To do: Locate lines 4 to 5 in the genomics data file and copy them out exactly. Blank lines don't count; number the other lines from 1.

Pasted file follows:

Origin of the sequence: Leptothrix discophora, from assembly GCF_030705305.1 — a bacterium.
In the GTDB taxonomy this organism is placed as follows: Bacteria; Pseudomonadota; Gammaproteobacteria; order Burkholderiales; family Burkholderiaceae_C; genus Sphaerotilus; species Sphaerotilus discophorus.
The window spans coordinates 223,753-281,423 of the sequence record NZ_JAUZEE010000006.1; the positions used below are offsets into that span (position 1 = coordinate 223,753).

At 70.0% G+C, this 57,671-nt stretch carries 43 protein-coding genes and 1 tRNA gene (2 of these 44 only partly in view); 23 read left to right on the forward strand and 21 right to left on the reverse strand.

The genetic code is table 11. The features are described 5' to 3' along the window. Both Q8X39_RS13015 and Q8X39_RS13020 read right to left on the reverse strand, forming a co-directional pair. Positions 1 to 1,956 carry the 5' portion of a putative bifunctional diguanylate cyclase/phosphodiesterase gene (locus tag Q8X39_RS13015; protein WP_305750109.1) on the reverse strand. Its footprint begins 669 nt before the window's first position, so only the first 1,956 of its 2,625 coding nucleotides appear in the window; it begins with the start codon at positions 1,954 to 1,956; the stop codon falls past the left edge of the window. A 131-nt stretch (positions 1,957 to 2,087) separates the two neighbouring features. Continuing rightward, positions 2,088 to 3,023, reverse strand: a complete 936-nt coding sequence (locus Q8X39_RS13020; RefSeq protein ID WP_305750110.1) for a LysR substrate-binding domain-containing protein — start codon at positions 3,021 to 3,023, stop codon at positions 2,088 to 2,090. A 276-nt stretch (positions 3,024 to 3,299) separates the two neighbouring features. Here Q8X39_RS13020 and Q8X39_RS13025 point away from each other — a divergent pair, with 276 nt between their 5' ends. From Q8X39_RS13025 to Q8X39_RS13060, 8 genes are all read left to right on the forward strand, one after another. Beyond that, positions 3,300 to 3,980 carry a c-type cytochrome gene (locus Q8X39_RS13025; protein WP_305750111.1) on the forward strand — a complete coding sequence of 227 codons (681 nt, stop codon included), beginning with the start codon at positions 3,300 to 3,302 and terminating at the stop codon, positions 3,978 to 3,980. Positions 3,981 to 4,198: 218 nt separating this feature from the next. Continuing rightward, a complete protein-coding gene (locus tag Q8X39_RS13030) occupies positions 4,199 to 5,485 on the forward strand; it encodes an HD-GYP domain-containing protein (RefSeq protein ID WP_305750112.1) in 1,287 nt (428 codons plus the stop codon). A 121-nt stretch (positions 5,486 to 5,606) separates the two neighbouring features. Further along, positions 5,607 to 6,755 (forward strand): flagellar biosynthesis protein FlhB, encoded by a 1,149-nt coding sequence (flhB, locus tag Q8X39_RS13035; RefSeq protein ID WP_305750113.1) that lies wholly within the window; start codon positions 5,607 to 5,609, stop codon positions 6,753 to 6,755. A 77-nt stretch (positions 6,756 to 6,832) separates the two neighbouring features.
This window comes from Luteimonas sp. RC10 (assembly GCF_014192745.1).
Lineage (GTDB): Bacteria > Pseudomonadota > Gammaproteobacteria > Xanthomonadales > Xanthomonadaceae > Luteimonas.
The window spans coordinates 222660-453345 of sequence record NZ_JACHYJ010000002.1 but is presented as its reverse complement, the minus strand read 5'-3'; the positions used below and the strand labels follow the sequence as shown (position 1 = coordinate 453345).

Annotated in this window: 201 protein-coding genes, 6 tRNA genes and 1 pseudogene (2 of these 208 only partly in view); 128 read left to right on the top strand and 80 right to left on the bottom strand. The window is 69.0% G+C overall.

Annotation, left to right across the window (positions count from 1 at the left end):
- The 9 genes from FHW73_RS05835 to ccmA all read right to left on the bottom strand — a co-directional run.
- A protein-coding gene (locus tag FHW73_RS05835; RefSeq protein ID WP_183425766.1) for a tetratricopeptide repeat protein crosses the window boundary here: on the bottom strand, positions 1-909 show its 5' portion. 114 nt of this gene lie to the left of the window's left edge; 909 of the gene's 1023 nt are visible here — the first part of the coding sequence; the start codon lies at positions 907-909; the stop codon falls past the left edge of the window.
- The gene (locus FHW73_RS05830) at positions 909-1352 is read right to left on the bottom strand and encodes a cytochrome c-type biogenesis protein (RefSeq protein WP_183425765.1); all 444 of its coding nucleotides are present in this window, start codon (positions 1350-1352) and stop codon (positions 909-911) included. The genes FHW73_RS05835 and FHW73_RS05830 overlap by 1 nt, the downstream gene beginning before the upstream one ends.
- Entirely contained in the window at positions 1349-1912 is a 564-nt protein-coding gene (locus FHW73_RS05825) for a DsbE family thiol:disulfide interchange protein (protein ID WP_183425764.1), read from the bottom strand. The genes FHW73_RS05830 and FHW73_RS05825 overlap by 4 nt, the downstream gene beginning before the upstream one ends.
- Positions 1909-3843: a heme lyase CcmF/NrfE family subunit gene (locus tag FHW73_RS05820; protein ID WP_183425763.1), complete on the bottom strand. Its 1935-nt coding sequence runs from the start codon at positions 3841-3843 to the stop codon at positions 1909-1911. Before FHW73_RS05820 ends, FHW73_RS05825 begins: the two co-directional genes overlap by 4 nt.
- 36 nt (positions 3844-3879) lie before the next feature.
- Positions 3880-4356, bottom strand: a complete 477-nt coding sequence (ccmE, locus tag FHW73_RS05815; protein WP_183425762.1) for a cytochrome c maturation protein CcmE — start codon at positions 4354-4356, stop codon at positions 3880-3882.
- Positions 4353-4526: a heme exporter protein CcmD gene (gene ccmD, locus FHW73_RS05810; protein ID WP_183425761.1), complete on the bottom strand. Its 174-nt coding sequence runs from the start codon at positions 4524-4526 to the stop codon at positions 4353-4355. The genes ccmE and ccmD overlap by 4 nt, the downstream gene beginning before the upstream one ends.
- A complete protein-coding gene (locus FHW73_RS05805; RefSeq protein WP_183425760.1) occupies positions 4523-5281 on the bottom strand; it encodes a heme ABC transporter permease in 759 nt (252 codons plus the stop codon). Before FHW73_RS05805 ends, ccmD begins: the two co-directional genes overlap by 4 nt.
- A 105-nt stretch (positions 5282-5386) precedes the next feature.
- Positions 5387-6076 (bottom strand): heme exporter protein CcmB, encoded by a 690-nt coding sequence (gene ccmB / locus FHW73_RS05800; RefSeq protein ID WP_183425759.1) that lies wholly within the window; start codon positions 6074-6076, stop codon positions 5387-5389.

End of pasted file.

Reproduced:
At 70.0% G+C, this 57,671-nt stretch carries 43 protein-coding genes and 1 tRNA gene (2 of these 44 only partly in view); 23 read left to right on the forward strand and 21 right to left on the reverse strand.

The genetic code is table 11. The features are described 5' to 3' along the window. Both Q8X39_RS13015 and Q8X39_RS13020 read right to left on the reverse strand, forming a co-directional pair. Positions 1 to 1,956 carry the 5' portion of a putative bifunctional diguanylate cyclase/phosphodiesterase gene (locus tag Q8X39_RS13015; protein WP_305750109.1) on the reverse strand. Its footprint begins 669 nt before the window's first position, so only the first 1,956 of its 2,625 coding nucleotides appear in the window; it begins with the start codon at positions 1,954 to 1,956; the stop codon falls past the left edge of the window. A 131-nt stretch (positions 1,957 to 2,087) separates the two neighbouring features. Continuing rightward, positions 2,088 to 3,023, reverse strand: a complete 936-nt coding sequence (locus Q8X39_RS13020; RefSeq protein ID WP_305750110.1) for a LysR substrate-binding domain-containing protein — start codon at positions 3,021 to 3,023, stop codon at positions 2,088 to 2,090. A 276-nt stretch (positions 3,024 to 3,299) separates the two neighbouring features. Here Q8X39_RS13020 and Q8X39_RS13025 point away from each other — a divergent pair, with 276 nt between their 5' ends. From Q8X39_RS13025 to Q8X39_RS13060, 8 genes are all read left to right on the forward strand, one after another. Beyond that, positions 3,300 to 3,980 carry a c-type cytochrome gene (locus Q8X39_RS13025; protein WP_305750111.1) on the forward strand — a complete coding sequence of 227 codons (681 nt, stop codon included), beginning with the start codon at positions 3,300 to 3,302 and terminating at the stop codon, positions 3,978 to 3,980. Positions 3,981 to 4,198: 218 nt separating this feature from the next. Continuing rightward, a complete protein-coding gene (locus tag Q8X39_RS13030) occupies positions 4,199 to 5,485 on the forward strand; it encodes an HD-GYP domain-containing protein (RefSeq protein ID WP_305750112.1) in 1,287 nt (428 codons plus the stop codon). A 121-nt stretch (positions 5,486 to 5,606) separates the two neighbouring features. Further along, positions 5,607 to 6,755 (forward strand): flagellar biosynthesis protein FlhB, encoded by a 1,149-nt coding sequence (flhB, locus tag Q8X39_RS13035; RefSeq protein ID WP_305750113.1) that lies wholly within the window; start codon positions 5,607 to 5,609, stop codon positions 6,753 to 6,755. A 77-nt stretch (positions 6,756 to 6,832) separates the two neighbouring features.